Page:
The foundation who funded me are called Switch the Play, the UK’s only charity dedicated to supporting all sportspeople to successfully transition into life outside of sport. I conducted research with their Academy players and coaches about the pressures and challenges they face with their mental health.

I then graduated in September 2020 during the pandemic so there weren’t too many opportunities in the sports industry at that time. From my experience as an athlete, working with Switch the Play, and with the support of my personal tutor and sport psychologist, I knew I wanted to be involved in supporting athletes and their ambitions, with a particular affinity towards promoting athlete welfare and duty of care. I spent a lot of time during the various lockdowns completing courses and qualifications, gaining valuable work experience and CPD opportunities. All of which were suited to my new role of Performance Sport Officer back here at the University of Bath.

What is a typical day like in your role?

The role can be quite varied; I manage the application and selection process of our dual career and scholarship athletes, as well as working with academic staff — particularly in the sports degrees —  with their recruitment and development initiatives.

Day-to-day, the Head of Student Performance and I work to ensure individuals achieve both academic and athletic excellence. Currently, I am reviewing the Dual Career Programme to ensure we are providing a bespoke and holistic service to athletes who also study at Bath.

My favourite parts of the role are the workshops and 1-1 meetings I deliver as an Athlete Personal Development and Performance Practitioner. This is an individual coaching and mentoring service to TASS and Dual Career Athletes that supports athlete well-being, and encourages and facilitates personal and professional development alongside competitive sporting careers as they move on to, through and beyond the University of Bath.


How did your studies help you to develop?  

I think sports performance is the perfect degree for high-performing Dual Career athletes, particularly for individual sports. It gave me so much insight into why I follow certain programmes and what best practice in elite sport should look like.

I particularly liked how the tutors ensured that we all understood how the theory could be applied to real-word settings. As my cohort were mostly all dual-career athletes, it resonated with our day-to-day training and long-term development. A lot of athletes think that the only pathway after competing is moving into coaching, but the variety of modules and disciplines that we had confirmed that wasn’t the case at all.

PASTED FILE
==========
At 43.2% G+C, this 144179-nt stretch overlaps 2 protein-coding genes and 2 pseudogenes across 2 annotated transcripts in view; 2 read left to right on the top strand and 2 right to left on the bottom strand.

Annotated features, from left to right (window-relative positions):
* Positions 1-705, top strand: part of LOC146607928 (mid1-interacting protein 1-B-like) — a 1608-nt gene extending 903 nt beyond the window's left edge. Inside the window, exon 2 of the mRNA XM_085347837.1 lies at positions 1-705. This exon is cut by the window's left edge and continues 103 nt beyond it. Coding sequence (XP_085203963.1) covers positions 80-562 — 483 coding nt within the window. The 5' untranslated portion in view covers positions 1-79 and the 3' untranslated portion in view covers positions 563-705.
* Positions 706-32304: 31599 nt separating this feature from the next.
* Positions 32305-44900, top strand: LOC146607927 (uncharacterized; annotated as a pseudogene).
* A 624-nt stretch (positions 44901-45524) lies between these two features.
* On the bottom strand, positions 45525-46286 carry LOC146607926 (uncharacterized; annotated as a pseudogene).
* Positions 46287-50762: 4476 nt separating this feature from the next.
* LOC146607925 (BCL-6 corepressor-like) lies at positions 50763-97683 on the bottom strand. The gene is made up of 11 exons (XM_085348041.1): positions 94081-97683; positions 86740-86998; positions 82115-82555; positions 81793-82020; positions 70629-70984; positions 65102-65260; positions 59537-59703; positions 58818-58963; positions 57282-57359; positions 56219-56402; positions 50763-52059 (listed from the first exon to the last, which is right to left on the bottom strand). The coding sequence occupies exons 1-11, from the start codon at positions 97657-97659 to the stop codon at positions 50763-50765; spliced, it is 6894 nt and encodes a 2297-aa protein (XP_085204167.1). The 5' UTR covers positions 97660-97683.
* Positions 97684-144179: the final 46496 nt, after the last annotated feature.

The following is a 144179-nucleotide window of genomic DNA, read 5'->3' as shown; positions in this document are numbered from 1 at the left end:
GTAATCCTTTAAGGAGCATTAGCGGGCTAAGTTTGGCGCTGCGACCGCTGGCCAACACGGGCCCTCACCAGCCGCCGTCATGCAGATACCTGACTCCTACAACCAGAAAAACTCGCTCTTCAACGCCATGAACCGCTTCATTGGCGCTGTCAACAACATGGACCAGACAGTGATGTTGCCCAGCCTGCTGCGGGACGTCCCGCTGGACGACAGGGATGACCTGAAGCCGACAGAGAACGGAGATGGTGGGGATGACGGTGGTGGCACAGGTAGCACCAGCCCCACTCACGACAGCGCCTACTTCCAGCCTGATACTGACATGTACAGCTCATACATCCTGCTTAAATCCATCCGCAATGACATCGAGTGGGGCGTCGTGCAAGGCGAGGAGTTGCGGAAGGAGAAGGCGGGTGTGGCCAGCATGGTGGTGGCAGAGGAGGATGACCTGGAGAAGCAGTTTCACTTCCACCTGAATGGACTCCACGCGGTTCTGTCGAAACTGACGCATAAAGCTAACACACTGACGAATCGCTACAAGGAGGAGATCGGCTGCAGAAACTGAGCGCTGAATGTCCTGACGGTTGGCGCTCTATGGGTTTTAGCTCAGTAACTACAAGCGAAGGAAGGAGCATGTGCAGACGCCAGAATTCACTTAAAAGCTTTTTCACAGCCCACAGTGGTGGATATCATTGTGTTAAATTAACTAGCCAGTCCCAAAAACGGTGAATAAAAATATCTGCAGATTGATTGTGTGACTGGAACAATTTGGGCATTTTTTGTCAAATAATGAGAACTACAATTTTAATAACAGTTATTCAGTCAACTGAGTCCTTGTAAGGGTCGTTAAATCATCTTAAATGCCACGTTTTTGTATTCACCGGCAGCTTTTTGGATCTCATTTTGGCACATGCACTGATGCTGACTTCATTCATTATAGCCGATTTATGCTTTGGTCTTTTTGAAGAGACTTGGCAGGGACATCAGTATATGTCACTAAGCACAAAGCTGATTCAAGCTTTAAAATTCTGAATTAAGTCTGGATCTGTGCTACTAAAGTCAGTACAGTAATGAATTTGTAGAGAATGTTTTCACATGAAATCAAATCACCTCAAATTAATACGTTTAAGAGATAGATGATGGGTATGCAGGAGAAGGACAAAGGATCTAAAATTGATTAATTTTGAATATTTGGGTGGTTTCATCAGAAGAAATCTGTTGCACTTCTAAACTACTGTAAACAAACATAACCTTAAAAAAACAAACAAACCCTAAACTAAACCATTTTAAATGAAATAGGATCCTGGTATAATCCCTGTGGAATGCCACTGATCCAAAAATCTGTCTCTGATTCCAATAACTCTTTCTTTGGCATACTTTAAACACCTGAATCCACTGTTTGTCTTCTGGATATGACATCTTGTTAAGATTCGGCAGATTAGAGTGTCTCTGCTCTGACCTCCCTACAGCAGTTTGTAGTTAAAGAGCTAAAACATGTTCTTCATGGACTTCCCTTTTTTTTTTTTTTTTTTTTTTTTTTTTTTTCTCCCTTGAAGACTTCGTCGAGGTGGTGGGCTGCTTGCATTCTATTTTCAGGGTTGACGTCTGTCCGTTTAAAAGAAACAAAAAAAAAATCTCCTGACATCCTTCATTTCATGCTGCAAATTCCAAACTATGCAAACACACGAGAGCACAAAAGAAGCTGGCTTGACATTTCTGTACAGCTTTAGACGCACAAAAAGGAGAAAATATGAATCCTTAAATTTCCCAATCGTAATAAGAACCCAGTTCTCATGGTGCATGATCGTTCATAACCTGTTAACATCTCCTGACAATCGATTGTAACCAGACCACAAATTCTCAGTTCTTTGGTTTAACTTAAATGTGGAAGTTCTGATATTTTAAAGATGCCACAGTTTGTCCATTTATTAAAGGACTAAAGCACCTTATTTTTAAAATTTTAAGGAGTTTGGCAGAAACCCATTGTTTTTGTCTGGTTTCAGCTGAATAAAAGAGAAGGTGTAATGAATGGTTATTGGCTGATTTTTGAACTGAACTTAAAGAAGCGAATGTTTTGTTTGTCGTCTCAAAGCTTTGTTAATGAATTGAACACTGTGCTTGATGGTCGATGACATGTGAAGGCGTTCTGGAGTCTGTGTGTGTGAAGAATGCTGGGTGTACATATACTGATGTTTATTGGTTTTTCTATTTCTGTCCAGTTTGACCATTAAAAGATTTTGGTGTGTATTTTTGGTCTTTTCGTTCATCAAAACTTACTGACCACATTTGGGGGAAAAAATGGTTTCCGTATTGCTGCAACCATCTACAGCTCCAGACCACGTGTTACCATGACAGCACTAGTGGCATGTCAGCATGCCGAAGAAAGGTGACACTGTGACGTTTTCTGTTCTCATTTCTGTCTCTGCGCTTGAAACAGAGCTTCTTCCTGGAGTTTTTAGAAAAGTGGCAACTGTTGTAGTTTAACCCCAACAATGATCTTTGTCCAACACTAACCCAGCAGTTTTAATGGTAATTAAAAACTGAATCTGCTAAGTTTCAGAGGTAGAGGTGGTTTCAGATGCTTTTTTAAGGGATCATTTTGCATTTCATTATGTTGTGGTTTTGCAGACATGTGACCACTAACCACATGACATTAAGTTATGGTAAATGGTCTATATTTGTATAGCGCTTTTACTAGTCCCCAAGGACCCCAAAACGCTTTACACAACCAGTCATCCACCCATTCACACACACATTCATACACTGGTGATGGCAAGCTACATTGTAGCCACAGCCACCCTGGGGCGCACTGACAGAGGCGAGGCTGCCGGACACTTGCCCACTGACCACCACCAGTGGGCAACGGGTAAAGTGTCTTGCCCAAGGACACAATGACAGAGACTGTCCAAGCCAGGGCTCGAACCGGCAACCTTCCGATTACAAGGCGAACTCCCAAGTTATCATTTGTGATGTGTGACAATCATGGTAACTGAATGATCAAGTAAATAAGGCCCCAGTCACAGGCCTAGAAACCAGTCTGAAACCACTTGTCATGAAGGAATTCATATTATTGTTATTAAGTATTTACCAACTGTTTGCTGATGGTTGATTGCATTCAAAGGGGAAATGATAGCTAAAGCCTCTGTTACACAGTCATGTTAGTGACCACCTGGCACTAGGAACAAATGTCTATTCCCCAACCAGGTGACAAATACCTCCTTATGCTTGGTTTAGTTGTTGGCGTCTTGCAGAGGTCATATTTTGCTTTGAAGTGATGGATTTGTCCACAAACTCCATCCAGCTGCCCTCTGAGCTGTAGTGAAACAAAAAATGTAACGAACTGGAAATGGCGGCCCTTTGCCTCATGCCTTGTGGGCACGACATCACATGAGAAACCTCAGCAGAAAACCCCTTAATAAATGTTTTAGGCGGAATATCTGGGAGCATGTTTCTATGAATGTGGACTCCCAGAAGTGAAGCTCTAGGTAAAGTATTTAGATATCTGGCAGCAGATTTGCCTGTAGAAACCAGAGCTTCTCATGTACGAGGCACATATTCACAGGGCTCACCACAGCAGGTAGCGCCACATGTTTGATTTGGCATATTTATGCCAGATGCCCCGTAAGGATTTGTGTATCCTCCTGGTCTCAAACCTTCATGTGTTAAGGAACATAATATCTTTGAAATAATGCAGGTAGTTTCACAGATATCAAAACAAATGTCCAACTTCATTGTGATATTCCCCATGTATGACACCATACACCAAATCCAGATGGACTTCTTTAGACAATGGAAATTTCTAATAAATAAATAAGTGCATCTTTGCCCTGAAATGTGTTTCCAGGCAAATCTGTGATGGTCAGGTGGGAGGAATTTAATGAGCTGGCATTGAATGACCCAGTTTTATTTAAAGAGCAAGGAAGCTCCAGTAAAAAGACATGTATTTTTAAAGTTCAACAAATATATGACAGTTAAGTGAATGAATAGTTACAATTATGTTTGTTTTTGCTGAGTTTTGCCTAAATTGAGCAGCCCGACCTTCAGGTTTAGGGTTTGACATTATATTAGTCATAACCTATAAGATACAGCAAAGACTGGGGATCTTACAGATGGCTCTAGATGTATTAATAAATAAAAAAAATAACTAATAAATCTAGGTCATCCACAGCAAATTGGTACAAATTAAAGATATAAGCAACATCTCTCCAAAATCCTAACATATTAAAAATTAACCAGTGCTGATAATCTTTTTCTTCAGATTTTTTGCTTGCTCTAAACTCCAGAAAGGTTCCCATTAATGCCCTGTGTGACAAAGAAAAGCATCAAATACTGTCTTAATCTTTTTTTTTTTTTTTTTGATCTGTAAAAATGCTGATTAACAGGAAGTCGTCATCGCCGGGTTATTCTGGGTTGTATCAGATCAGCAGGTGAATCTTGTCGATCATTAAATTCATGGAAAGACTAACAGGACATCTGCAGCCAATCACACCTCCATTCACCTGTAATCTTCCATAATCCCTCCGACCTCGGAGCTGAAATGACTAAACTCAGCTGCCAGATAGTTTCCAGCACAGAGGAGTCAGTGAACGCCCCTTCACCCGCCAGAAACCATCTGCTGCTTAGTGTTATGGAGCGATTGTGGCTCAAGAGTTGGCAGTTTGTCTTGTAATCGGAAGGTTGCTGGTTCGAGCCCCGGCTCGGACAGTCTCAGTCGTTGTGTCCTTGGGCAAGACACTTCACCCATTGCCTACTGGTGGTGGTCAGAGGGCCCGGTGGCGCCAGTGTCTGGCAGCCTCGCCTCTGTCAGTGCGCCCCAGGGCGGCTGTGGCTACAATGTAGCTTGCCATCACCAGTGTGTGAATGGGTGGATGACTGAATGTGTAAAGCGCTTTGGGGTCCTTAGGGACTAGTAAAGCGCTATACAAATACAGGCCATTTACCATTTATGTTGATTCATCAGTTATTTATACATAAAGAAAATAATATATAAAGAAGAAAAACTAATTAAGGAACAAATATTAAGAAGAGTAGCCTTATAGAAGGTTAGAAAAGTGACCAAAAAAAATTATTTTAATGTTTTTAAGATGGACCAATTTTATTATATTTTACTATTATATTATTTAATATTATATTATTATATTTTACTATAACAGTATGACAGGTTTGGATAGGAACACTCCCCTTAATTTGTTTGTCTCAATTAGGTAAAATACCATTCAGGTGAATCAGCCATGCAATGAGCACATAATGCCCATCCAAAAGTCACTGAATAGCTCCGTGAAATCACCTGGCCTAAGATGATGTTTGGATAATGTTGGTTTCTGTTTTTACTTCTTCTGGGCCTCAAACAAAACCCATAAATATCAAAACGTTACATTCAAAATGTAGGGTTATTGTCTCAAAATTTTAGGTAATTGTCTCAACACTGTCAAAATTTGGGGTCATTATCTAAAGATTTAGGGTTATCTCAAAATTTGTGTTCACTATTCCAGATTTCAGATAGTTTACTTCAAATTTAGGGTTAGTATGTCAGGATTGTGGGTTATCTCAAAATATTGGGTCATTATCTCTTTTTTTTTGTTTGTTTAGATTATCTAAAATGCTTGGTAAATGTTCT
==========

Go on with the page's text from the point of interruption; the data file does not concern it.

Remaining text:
Personally, it opened my eyes to all the transferable skills I had from being a dual-career athlete that I could use to my advantage. I’m aiming for a career in sports governance, at performance director or policy advisor roles, so I can utilise my analytical skills from research projects, combined with my lived experiences as an athlete to ensure that we as an institution are providing the right solutions to the challenges that dual career and fulltime athletes face.


What advice would you give to prospective students thinking about studying your course at Bath?   

Keep an open mind on where you think your journey is going to lead you. I was very certain I was going to make it to the Olympics in my first year, as did a lot of my friends at the time. Realistically this isn’t the case for a lot of athletes on a talent pathway. However, that’s not to say you won’t discover some other fascinating opportunities in sport at Bath either.

Use the support services you have at your disposal, particularly if you’re an athlete. They’re the experts and will provide some very thought-provoking and eye-opening advice where and when you least expect it.

When it comes to opportunities, say yes to everything. Volunteers needed for sports events? Yes. Team Managers and chaperones needed for talent pathways? Yes. Coaching opportunities? Yes. You’ll discover your passion and develop the skills needed to pursue it without even noticing.